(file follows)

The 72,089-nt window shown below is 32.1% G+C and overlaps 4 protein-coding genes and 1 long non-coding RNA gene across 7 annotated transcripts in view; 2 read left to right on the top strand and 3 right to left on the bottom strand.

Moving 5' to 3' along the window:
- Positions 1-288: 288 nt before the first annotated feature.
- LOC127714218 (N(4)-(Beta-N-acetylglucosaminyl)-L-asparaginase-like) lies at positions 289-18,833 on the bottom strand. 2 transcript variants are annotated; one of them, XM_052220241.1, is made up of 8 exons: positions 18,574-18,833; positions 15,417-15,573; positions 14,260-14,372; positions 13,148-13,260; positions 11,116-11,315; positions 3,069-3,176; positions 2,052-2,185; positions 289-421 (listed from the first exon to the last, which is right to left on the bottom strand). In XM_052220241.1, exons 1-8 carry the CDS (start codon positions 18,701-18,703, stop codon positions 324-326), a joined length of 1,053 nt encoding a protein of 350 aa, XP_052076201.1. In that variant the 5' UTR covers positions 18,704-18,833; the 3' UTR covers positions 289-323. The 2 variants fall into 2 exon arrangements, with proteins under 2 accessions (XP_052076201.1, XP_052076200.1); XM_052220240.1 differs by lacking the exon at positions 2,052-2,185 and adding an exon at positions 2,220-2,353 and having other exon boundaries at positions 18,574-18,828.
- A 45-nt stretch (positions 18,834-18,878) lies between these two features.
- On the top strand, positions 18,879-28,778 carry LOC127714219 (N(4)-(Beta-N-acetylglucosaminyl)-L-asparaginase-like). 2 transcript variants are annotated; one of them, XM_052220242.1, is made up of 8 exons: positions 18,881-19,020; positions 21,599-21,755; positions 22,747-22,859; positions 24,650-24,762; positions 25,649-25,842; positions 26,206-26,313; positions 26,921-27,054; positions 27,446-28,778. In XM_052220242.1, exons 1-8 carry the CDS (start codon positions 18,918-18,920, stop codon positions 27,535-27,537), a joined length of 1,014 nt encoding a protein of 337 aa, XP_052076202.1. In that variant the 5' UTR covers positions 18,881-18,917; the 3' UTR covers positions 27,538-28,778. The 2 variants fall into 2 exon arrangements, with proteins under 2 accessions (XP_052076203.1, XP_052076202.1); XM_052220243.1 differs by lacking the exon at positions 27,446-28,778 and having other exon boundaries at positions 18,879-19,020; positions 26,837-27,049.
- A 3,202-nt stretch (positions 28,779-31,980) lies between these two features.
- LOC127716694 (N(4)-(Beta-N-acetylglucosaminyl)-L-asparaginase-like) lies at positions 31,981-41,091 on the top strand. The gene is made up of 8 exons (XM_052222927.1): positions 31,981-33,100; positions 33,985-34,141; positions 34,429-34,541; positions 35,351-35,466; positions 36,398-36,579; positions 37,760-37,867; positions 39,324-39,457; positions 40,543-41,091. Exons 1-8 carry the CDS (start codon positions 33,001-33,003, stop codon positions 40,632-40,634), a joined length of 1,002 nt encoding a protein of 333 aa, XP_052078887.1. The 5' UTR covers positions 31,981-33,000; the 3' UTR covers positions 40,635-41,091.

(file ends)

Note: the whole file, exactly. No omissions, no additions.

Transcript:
The 72,089-nt window shown below is 32.1% G+C and overlaps 4 protein-coding genes and 1 long non-coding RNA gene across 7 annotated transcripts in view; 2 read left to right on the top strand and 3 right to left on the bottom strand.

Moving 5' to 3' along the window:
- Positions 1-288: 288 nt before the first annotated feature.
- LOC127714218 (N(4)-(Beta-N-acetylglucosaminyl)-L-asparaginase-like) lies at positions 289-18,833 on the bottom strand. 2 transcript variants are annotated; one of them, XM_052220241.1, is made up of 8 exons: positions 18,574-18,833; positions 15,417-15,573; positions 14,260-14,372; positions 13,148-13,260; positions 11,116-11,315; positions 3,069-3,176; positions 2,052-2,185; positions 289-421 (listed from the first exon to the last, which is right to left on the bottom strand). In XM_052220241.1, exons 1-8 carry the CDS (start codon positions 18,701-18,703, stop codon positions 324-326), a joined length of 1,053 nt encoding a protein of 350 aa, XP_052076201.1. In that variant the 5' UTR covers positions 18,704-18,833; the 3' UTR covers positions 289-323. The 2 variants fall into 2 exon arrangements, with proteins under 2 accessions (XP_052076201.1, XP_052076200.1); XM_052220240.1 differs by lacking the exon at positions 2,052-2,185 and adding an exon at positions 2,220-2,353 and having other exon boundaries at positions 18,574-18,828.
- A 45-nt stretch (positions 18,834-18,878) lies between these two features.
- On the top strand, positions 18,879-28,778 carry LOC127714219 (N(4)-(Beta-N-acetylglucosaminyl)-L-asparaginase-like). 2 transcript variants are annotated; one of them, XM_052220242.1, is made up of 8 exons: positions 18,881-19,020; positions 21,599-21,755; positions 22,747-22,859; positions 24,650-24,762; positions 25,649-25,842; positions 26,206-26,313; positions 26,921-27,054; positions 27,446-28,778. In XM_052220242.1, exons 1-8 carry the CDS (start codon positions 18,918-18,920, stop codon positions 27,535-27,537), a joined length of 1,014 nt encoding a protein of 337 aa, XP_052076202.1. In that variant the 5' UTR covers positions 18,881-18,917; the 3' UTR covers positions 27,538-28,778. The 2 variants fall into 2 exon arrangements, with proteins under 2 accessions (XP_052076203.1, XP_052076202.1); XM_052220243.1 differs by lacking the exon at positions 27,446-28,778 and having other exon boundaries at positions 18,879-19,020; positions 26,837-27,049.
- A 3,202-nt stretch (positions 28,779-31,980) lies between these two features.
- LOC127716694 (N(4)-(Beta-N-acetylglucosaminyl)-L-asparaginase-like) lies at positions 31,981-41,091 on the top strand. The gene is made up of 8 exons (XM_052222927.1): positions 31,981-33,100; positions 33,985-34,141; positions 34,429-34,541; positions 35,351-35,466; positions 36,398-36,579; positions 37,760-37,867; positions 39,324-39,457; positions 40,543-41,091. Exons 1-8 carry the CDS (start codon positions 33,001-33,003, stop codon positions 40,632-40,634), a joined length of 1,002 nt encoding a protein of 333 aa, XP_052078887.1. The 5' UTR covers positions 31,981-33,000; the 3' UTR covers positions 40,635-41,091.